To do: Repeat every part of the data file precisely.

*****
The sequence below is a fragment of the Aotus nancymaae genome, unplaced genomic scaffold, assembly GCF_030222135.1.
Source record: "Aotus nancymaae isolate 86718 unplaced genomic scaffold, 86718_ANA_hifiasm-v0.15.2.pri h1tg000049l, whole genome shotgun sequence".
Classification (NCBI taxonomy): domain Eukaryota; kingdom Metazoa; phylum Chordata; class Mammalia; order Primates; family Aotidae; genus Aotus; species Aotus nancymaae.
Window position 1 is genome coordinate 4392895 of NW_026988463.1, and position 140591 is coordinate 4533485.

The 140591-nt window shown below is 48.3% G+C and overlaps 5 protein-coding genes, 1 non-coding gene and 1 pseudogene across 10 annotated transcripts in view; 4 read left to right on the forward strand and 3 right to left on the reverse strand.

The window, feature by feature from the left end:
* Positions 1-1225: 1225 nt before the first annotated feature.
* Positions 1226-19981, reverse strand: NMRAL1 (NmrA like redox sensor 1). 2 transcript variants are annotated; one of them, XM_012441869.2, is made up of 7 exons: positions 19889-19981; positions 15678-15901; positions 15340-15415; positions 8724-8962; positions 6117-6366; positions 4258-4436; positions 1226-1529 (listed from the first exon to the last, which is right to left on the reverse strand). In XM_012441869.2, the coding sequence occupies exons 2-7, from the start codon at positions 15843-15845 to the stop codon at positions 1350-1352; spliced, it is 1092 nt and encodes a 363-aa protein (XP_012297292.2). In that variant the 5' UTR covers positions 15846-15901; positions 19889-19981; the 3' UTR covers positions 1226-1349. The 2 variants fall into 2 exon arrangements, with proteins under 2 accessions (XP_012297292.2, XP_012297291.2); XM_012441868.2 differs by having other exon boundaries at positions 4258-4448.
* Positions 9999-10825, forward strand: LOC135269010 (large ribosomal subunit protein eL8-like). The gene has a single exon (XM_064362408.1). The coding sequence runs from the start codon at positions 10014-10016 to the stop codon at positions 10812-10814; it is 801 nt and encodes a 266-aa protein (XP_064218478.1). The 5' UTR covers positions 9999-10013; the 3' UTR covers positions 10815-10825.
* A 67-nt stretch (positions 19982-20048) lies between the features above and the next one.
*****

The sequence below is a fragment of the Aotus nancymaae genome, unplaced genomic scaffold, assembly GCF_030222135.1.
Source record: "Aotus nancymaae isolate 86718 unplaced genomic scaffold, 86718_ANA_hifiasm-v0.15.2.pri h1tg000049l, whole genome shotgun sequence".
Classification (NCBI taxonomy): domain Eukaryota; kingdom Metazoa; phylum Chordata; class Mammalia; order Primates; family Aotidae; genus Aotus; species Aotus nancymaae.
Window position 1 is genome coordinate 4392895 of NW_026988463.1, and position 140591 is coordinate 4533485.

The 140591-nt window shown below is 48.3% G+C and overlaps 5 protein-coding genes, 1 non-coding gene and 1 pseudogene across 10 annotated transcripts in view; 4 read left to right on the forward strand and 3 right to left on the reverse strand.

The window, feature by feature from the left end:
* Positions 1-1225: 1225 nt before the first annotated feature.
* Positions 1226-19981, reverse strand: NMRAL1 (NmrA like redox sensor 1). 2 transcript variants are annotated; one of them, XM_012441869.2, is made up of 7 exons: positions 19889-19981; positions 15678-15901; positions 15340-15415; positions 8724-8962; positions 6117-6366; positions 4258-4436; positions 1226-1529 (listed from the first exon to the last, which is right to left on the reverse strand). In XM_012441869.2, the coding sequence occupies exons 2-7, from the start codon at positions 15843-15845 to the stop codon at positions 1350-1352; spliced, it is 1092 nt and encodes a 363-aa protein (XP_012297292.2). In that variant the 5' UTR covers positions 15846-15901; positions 19889-19981; the 3' UTR covers positions 1226-1349. The 2 variants fall into 2 exon arrangements, with proteins under 2 accessions (XP_012297292.2, XP_012297291.2); XM_012441868.2 differs by having other exon boundaries at positions 4258-4448.
* Positions 9999-10825, forward strand: LOC135269010 (large ribosomal subunit protein eL8-like). The gene has a single exon (XM_064362408.1). The coding sequence runs from the start codon at positions 10014-10016 to the stop codon at positions 10812-10814; it is 801 nt and encodes a 266-aa protein (XP_064218478.1). The 5' UTR covers positions 9999-10013; the 3' UTR covers positions 10815-10825.
* A 67-nt stretch (positions 19982-20048) lies between the features above and the next one.